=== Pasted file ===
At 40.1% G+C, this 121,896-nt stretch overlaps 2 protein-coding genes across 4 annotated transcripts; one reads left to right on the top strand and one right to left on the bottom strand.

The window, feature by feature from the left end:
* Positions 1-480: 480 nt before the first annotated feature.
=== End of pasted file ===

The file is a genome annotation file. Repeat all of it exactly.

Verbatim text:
At 40.1% G+C, this 121,896-nt stretch overlaps 2 protein-coding genes across 4 annotated transcripts; one reads left to right on the top strand and one right to left on the bottom strand.

The window, feature by feature from the left end:
* Positions 1-480: 480 nt before the first annotated feature.